Following a prior economic boom, the recession of the early 1990s was primarily caused by high-interest rates, falling house prices, and an overvalued exchange rate. More recently, the Great Recession of the 2000s was marked as the most severe economic and financial meltdown since the Great Depression. Fast forward to today and we’re experiencing something very different. An unforeseen global health pandemic causing entire industries to grind to a complete halt. COVID-19 has shaken the world, leaving organizations struggling to survive and companies around the world re-thinking their marketing strategies.
At the center of this chaos is marketing teams, playing a vital role in working out new ways to promote products and services, drive sales, target customers and convey the right messaging. The difficulty, however, is successfully achieving this while working with scaled-back budgets and dispersed teams.
With finances front of mind, organizations have had no choice but to cut budgets across all departments. Unfortunately, marketing has taken quite the hit, with a recent report showing overall budgets have dropped at the fastest rate since the global financial recession, amid the COVID-19 pandemic.
Suffering the biggest reductions since 2009, marketing professionals are having to reconsider every single tactic, platform and campaign, in order to get a clear picture of return on investment.
They need to know whether an activity is worth doing – and spending precious money and resources on – or if it can be dropped to free up time and budget for other priorities.
While there are bound to be long-term consequences, the immediate impact of reduced budgets has resulted in a focus on performance as a matter of urgency. No longer able to resort to their usual ways of working, marketers have had to get creative.
Priorities and key performance indicators have shifted, with innovation becoming essential to those wanting to survive the current climate. This has meant testing both online and offline strategies meticulously, in order to find out what is having the most impact with audiences.
In the midst of the pandemic, working from home is no longer a sought-after employee benefit, but a non-negotiable standard.
As a result, entire marketing teams have been forced to come to grips with communicating and managing workloads via project management and video platforms.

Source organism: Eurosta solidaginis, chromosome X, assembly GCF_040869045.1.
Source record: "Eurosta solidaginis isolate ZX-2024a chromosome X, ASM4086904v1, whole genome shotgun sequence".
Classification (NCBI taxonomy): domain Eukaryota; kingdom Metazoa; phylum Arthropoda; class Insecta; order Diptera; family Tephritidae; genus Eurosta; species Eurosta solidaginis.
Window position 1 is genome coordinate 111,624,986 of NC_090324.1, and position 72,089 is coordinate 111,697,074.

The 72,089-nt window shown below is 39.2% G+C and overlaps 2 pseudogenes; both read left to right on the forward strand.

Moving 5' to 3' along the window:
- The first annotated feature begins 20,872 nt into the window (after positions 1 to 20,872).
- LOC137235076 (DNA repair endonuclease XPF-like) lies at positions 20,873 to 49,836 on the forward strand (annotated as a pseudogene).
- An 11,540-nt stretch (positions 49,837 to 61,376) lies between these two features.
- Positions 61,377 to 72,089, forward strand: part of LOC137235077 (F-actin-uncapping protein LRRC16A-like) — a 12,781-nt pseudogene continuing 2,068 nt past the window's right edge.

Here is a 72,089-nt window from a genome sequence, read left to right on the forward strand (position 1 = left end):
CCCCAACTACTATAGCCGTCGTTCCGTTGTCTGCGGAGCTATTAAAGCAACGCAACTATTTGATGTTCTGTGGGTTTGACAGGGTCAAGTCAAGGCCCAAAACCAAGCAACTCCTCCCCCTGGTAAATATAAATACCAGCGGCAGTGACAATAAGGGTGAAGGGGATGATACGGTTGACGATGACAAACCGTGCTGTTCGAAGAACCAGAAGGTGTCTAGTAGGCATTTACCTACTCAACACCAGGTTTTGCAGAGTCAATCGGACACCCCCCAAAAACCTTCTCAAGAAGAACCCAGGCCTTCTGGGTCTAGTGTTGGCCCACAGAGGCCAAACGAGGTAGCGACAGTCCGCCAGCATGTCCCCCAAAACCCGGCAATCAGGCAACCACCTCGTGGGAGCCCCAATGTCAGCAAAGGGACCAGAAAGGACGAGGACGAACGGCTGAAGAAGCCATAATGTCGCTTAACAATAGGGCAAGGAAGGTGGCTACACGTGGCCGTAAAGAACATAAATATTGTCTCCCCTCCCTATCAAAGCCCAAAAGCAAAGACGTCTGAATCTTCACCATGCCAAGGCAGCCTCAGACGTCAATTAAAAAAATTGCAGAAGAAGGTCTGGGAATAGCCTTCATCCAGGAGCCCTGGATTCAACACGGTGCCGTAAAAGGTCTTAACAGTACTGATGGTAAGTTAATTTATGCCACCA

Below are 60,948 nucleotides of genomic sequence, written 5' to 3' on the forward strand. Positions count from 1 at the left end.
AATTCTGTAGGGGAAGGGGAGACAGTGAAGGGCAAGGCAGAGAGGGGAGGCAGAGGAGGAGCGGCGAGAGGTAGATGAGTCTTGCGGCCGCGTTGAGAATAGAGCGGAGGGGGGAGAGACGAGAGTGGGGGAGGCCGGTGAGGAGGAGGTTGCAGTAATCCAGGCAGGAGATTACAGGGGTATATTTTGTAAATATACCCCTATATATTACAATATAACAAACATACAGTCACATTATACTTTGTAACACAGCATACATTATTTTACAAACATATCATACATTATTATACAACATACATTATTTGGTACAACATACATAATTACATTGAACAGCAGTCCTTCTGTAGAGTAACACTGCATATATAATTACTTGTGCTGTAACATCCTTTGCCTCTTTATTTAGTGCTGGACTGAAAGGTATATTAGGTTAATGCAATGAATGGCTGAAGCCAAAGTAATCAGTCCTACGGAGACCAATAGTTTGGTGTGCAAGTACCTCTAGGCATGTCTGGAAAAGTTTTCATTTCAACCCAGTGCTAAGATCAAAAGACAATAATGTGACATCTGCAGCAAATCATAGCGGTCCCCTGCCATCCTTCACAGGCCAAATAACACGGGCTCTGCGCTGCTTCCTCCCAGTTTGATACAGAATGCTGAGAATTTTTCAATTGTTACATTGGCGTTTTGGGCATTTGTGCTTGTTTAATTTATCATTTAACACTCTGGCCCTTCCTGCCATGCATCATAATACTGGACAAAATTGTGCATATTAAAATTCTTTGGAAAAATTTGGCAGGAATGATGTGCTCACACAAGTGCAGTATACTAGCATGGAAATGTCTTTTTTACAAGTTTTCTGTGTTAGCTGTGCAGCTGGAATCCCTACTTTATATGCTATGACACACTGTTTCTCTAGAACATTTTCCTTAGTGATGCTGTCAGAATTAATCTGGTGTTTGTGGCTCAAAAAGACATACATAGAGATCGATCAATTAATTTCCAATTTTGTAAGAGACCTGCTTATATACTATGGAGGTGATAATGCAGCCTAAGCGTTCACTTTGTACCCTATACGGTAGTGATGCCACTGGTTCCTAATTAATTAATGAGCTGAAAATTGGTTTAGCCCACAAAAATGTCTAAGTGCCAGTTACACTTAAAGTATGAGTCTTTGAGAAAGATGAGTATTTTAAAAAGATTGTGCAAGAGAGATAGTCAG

Regardless of where employees are working, the need for seamless collaboration and alignment has become all the more important. Without the office environment and face-to-face interactions to rely on, employees must remain fully connected in order to maintain the same levels of productivity that they are accustomed to.
The majority of marketing activity not only relies on the entire department being aligned, but also regularly involves external agencies, suppliers and freelancers.
In order to achieve the collaboration that is needed to plan, launch and report on a campaign, technology will be crucial – particularly, platforms and solutions that offer greater consistency and a shared knowledge of what others are working on.
With the number of remote workforces expected to increase even after lockdown, and many businesses discovering they can work just as effectively away from the physical office, it’s likely that some organizations will decide to introduce new policies around flexible working.
In order to prepare for this, companies need to be able to support staff with the right technologies, leading to enhanced productivity and improved results.
As finances continue to come under strict scrutiny, we’re already seeing a slow in new hires and promotions. The same restrictions also apply to technology investment, with CIOs ceasing spend on non-essential tools and software.
Many will have already spent more than anticipated in a bid to enable and support the shift to remote working, therefore planned innovations – most likely set out as part of wider digital transformation initiatives – will be delayed or cancelled altogether.
With recruitment and tech spend on hold, now is as good a time as any to have existing members of the workforce re-train and upskill for the future.
Skills such as demand generation and digital media will escalate, while those previously focused on field marketing or events may need to consider gaining new experience.
Despite causing initial headaches, it’s likely that going through these challenges will help marketers in the long run. By using this time to collect and analyse data on the success of various activities and tactics, future strategies can be developed based on real insights.
When budgets begin to increase, marketing departments will be able to hit the ground running with campaigns that could end up being more successful than the old ones.
By increasing transparency across teams, each individual is aware of how they are contributing to a project, the role they should be playing, and what is expected of them.
This can help highlight where there may be skills gaps that need to be filled once the economy picks back up. While it’s not easy to say exactly how the epidemic will impact the marketing industry in the long run, the downturn has been extreme.
There’s a chance we may not see a full economic recovery for years to come, but there is no doubt that those quickest to adopt change will come out on top.
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